“I get a real sense of pride when I see the students wearing their uniforms as they walk into assembly or on special occasions. I think, and I’m pretty sure they think, that it’s pretty special. It’s just a really nice tradition.” 

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EDUCATION

Sweden’s pioneering for-profit ‘free schools’ under fire

Thirty years after their introduction, Sweden is a world leader of "free schools" owned by for-profit companies that pay dividends to shareholders -- a business model hotly debated ahead of the general election on September 11, 2022.

Sweden's pioneering for-profit 'free schools' under fire

In a Stockholm suburb, the Drottning Blanka secondary school premises look more like an office space than your traditional red-brick institution with a schoolyard and gymnasium.

Like many of Sweden’s “free schools”, it doesn’t have its own building — instead, it rents a commercial space alongside other companies.

Here, performance is not just about how students do in exams.

“Free schools” owned by for-profit companies that pay dividends to shareholders are a business model hotly debated ahead of Sunday’s general election.

Drottning Blanka’s senior high school in Järfälla, Sweden. Photo: Jonathan Nackstrand/AFP

Almost a fifth of pupils in Sweden attend one of the country’s 3,900 primary and secondary “free schools”, first introduced in the country in the early 1990s.

Known elsewhere as voucher or charter schools, Sweden is a world leader in this type of schooling, which offers broader educational choice but still follows the Swedish curriculum.

Around three-quarters of “free schools” are owned by public limited companies and are for-profit, according to official statistics.

The remainder are either non-profit or run by foundations.

But in egalitarian Sweden, in order to ensure the “free schools” are accessible to all, they are 100 percent state-funded.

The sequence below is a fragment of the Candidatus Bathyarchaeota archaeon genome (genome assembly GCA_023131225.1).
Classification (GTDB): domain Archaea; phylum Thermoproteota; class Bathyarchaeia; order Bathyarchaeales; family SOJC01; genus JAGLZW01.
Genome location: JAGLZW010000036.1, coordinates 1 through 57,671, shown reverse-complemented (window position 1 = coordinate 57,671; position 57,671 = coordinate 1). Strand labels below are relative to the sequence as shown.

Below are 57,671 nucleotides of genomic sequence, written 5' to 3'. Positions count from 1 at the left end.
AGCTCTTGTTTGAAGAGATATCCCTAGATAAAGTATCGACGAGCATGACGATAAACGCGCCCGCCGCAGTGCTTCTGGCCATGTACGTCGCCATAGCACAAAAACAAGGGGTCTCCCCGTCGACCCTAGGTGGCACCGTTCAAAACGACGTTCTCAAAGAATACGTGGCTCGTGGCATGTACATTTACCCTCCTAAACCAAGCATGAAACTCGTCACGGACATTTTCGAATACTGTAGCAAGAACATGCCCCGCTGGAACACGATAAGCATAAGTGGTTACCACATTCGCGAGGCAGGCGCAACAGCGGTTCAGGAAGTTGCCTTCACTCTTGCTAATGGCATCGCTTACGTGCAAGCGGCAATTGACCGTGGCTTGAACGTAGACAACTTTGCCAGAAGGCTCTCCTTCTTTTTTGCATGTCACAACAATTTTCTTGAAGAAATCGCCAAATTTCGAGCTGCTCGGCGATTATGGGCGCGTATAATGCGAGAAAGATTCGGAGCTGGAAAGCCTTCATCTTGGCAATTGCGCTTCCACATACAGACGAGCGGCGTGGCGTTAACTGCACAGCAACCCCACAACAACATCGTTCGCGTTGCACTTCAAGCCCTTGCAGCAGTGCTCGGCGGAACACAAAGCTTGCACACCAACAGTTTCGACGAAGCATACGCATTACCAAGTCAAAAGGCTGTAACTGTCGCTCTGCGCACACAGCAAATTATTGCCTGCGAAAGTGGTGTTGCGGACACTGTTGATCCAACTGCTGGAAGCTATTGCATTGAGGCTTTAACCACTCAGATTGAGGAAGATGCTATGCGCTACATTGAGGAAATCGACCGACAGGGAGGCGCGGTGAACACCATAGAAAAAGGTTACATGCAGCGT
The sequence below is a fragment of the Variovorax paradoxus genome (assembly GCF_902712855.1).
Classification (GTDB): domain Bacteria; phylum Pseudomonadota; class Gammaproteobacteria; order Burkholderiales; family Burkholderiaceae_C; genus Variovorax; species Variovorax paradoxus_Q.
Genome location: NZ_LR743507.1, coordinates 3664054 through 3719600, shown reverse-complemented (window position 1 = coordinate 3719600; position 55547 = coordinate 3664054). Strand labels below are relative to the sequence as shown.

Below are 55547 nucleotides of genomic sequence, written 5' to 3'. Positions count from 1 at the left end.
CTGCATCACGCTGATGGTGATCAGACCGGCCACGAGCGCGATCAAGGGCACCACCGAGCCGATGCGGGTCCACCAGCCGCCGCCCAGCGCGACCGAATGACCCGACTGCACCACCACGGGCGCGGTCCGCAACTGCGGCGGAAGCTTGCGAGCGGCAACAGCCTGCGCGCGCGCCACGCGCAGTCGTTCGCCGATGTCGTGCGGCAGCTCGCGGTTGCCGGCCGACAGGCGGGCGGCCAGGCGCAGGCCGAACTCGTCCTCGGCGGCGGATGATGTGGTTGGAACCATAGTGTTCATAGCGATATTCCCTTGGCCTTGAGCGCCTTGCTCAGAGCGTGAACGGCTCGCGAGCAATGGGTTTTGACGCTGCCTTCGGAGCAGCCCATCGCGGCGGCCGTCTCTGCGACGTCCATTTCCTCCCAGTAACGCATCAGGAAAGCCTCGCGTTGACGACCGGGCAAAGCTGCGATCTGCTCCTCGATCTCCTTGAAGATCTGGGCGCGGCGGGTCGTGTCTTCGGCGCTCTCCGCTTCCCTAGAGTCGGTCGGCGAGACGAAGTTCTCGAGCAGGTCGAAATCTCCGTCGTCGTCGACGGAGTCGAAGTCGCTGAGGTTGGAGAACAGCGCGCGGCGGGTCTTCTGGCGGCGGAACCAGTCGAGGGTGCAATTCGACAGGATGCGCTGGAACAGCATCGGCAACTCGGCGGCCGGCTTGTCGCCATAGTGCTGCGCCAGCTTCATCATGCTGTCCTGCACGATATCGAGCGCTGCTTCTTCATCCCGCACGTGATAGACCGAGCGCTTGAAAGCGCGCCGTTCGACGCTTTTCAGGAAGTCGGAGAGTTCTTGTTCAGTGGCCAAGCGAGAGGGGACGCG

‘Party’s over’

Critics of the model decry the fact that taxpayer money intended for children’s education ends up in shareholders’ pockets.

“The party is over. The money from your taxes must go to schools, not to company profits,” thundered Social Democratic Prime Minister Magdalena Andersson in July.

She wants to put an end to “free schools” paying out dividends. Schools that do make profits should instead reinvest them in their establishments, she argues.

“The quest for profits in Swedish schools must end,” insisted Andersson, who is seeking the Social Democrats’ third straight mandate in the election.

Conceived as a right-wing reform in 1992 and supported by successive left and right governments since then, proponents of the system initially thought it would pave the way for a few schools run by individuals passionate about education.

Little did they know that it would give rise to a bevy of schools owned by private companies often listed on the stock exchange, such as AcadeMedia, Sweden’s biggest education group with annual revenues of over $1 billion (one billion euros).

The group recently announced — in the midst of the election campaign — that it would dish out 185 million kronor ($17 million) in dividends to shareholders, or about a quarter of its profits.

School Principal Pia Johansson poses for a photo at the Drottning Blankas secondary school in Jarfalla, Sweden. Photo: Jonathan Nackstrand/AFP

In the capital’s Järfälla suburb, principal Pia Johansson says her school’s parent company, Drottning Blanka AB which runs 27 establishments and belongs to AcadeMedia, has a profit margin target of six percent.

She’s opposed to a ban on dividends. “It’s like any other business: people invest money, large sums of money,” she says.

“It’s natural that investors want some of the profit,” she adds, acknowledging however that there “maybe should be some kind of limit”.

That’s the approach preferred by the leader of the opposition conservative Moderates, Ulf Kristersson, who is challenging Andersson for the role of prime minister on Sunday.

“I’ve always said that dividends at well-run school groups are not a problem for Sweden. I’m much more concerned about the bad state-run schools,” he said after AcadeMedia announced its dividend payout.

His party has called for dividend caps on schools that “perform poorly” academically.

Dividend ban?

While a large majority of Swedes are in favour of “free schools”, most are opposed to them turning huge profits, opinion polls show.

Prime Minister Andersson in July appointed a special rapporteur to draw up proposals on how to move forward with a ban on dividends from schools.

The issue is tricky, as existing shareholders would likely demand costly compensation.

Detractors of the for-profit system say the model attracts irresponsible actors, and encourages owners to cut costs to maximise profits and inflate students’ grades in order to bring in “clients”.

Marcus Strömberg, AcadeMedia’s chief executive, insists, however, that profits are necessary.

A company’s budget surplus enables it to invest in and develop its educational operations and provide “security for students”, as well as “create more school places”, he told AFP.

By AFP’s Karine Pfenniger